AFL will join the Innovation Center for Artificial Intelligence (ICAI) as one of its labs. ICAI is a virtual organization consisting of a series of labs of similar size (over five PhD researchers each) funded directly by industry. AFL will benefit from the experience and expertise of other academic and industrial ICAI partners, such as Qualcom, Bosch, Ahold Delhaize, the Dutch National Police, the University of Amsterdam, and Utrecht University.

As scientific director of the brand new AI-for-Fintech Lab, I look forward to this exciting, long term collaboration between ING and TU Delft.

And, yes, we are hiring!

If you’re interested in bringing together industry and academia, if you’re not afraid to work at two locations, and if you have a strong background in computer science (software engineering, artificial intelligence, data science), you are welcome to apply as a PhD student! Details about the application process will follow soon.

Besides PhD students, we will have related positions for postdoctoral researchers and scientific programmers. And of course, TU Delft BSc students and MSc students are welcome to conduct their research projects within the AI for Fintech Lab!

I look forward to a great collaboration spanning at least five years, with exciting new results in the areas of AI, data science, and software engineering!

ING, AFL, and TU Delft logos

Writers and Collaborators Workshops

In September this year we will organize a Lorentz workshop in the area of software analytics and big software. Lorentz worskhops take place in the Lorentz Center in Leiden, and are somewhat similar to Dagstuhl seminars common in computer science: A small group, a week long retreat, and a focus on interaction and collaboration.

Workshop poster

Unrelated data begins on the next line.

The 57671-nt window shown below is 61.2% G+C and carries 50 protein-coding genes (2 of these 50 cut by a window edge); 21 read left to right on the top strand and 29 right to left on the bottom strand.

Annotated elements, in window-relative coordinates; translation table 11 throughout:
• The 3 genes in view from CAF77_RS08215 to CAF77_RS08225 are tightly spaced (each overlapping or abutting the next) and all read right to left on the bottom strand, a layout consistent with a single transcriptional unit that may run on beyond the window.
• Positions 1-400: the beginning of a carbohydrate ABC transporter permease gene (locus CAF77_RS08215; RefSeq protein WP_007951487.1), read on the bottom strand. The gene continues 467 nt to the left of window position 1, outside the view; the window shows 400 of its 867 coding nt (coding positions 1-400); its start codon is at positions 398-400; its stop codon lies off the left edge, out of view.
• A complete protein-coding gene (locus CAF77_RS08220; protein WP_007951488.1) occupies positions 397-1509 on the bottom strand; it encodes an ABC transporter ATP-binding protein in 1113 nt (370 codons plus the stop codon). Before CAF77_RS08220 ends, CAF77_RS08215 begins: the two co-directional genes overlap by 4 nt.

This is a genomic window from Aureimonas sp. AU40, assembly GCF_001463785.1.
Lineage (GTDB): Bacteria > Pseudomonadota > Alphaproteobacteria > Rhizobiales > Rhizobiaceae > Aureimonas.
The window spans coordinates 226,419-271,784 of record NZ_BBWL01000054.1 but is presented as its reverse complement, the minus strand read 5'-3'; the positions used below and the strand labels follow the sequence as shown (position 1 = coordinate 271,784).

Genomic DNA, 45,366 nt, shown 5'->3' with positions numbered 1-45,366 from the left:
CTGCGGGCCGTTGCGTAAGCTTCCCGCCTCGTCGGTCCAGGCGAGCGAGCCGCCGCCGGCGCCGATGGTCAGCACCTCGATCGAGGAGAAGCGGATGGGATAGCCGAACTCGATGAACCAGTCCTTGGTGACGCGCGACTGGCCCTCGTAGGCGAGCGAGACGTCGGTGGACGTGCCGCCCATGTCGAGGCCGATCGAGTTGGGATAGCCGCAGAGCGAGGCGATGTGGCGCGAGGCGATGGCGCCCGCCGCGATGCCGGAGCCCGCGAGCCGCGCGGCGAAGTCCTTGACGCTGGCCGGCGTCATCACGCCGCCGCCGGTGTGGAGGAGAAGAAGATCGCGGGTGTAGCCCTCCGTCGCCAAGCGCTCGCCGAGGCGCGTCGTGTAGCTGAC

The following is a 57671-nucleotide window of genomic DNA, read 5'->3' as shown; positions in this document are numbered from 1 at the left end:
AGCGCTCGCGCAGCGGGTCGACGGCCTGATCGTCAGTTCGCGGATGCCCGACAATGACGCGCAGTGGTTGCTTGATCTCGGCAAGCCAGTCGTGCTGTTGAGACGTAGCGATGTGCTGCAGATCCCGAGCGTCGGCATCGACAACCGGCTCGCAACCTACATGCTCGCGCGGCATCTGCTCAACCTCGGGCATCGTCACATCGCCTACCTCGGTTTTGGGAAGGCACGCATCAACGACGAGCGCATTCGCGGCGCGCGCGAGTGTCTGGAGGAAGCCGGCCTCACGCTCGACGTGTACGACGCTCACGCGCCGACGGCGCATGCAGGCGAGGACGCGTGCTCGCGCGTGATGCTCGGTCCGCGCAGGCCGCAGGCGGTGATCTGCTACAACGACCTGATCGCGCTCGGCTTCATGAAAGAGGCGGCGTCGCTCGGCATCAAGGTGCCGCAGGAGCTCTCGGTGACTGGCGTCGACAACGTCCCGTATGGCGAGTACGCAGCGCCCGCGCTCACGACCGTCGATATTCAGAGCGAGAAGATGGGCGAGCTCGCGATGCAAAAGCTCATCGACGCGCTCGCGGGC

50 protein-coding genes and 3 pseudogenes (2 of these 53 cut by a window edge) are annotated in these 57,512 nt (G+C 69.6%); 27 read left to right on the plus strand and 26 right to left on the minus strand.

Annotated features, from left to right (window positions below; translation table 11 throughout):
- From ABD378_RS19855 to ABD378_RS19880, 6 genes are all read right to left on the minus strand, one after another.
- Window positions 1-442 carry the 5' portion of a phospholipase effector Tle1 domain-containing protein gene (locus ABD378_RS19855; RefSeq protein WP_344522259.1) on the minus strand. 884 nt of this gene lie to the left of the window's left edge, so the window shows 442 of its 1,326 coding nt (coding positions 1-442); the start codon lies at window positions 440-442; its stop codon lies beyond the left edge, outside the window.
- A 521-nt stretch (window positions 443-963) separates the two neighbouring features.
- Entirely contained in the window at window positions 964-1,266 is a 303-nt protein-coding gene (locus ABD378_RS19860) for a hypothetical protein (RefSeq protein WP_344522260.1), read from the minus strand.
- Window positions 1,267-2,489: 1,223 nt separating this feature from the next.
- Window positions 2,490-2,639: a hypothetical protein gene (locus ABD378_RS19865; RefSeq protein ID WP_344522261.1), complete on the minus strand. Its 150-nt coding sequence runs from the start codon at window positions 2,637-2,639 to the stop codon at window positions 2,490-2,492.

To make this interaction happen, we will experiment with “writer’s and collaborator’s workshops”, inspired by Writer’s Workshops for design patterns.

The workshops we have in mind are short (1-2 hour) sessions, in which a small group of participants (the “discussants”) study one or more papers (proposed by the “author”) in depth.

The primary objective of the session is to provide feedback on the paper to the author. This feedback can relate to any aspect of the paper, such as the experimental setup, the related work, the precise objective, future work that can be carried out to build upon these results, etc.

Besides that, the discussion of each paper serves to explore possible (future) collaborations between any of the participants. Thus, discussants can bring in their own related work, and explore how joining forces can help to further advance the paper’s key results.

The set up of the workshops draws inspiration from Writer’s Workshops commonly used in the design patterns community, which in turn were inspired by workshops int he creative literature community. Pattern workshops have been used to review, evaluate, and improve pattern descriptions. At the same time, the process is akin to a peer review process, except that the objective is not paper selection, but in depth discussion between authors and participants about the key message of a paper.

The specific format we propose is as follows.

The preparation phase aims to match authors and discussants. Using a conference paper management system like EasyChair, the steps include:

  1. Authors submit the paper they would like to have discussed. This can be a paper currently under review (e.g., their most recent ICSE submissions), a draft version of a paper they would like to submit, or an already published paper they would like to expand (for example for a journal submission).

  2. All workshop participants can see all papers, and place “bids” on papers they would be particularly interested in studying in advance.

  3. Papers and participants are grouped into coherent units of 3-4 papers and around 10 participants each.

  4. Each paper to be discussed gets assigned at least three discussants, based on the groups and bids.

  5. Discussants study the papers assigned in advance, and compile a short summary of the paper and its main strenghts and points for improvement.

The actual workshops will take 1-2 hours, has up to 10 participants, and includes the discussion of 2-3 papers using 30-45 minutes per paper. We propose the following format:

  1. For each workshop, we assign one moderator to steer the process.

  2. One of the discussants is assigned to summarize the paper in around 5 minutes, and explain it to the participants.

  3. Each discussant explains what he or she particularly liked about the paper

  4. Each discussant identifies opportunities for possible improvements to the paper.

  5. Workshop participants who did not review the paper themselves offer their perspectives on the discussion, including areas of further work.

  6. After this, the author him or herself can step in, and respond to the various points raised.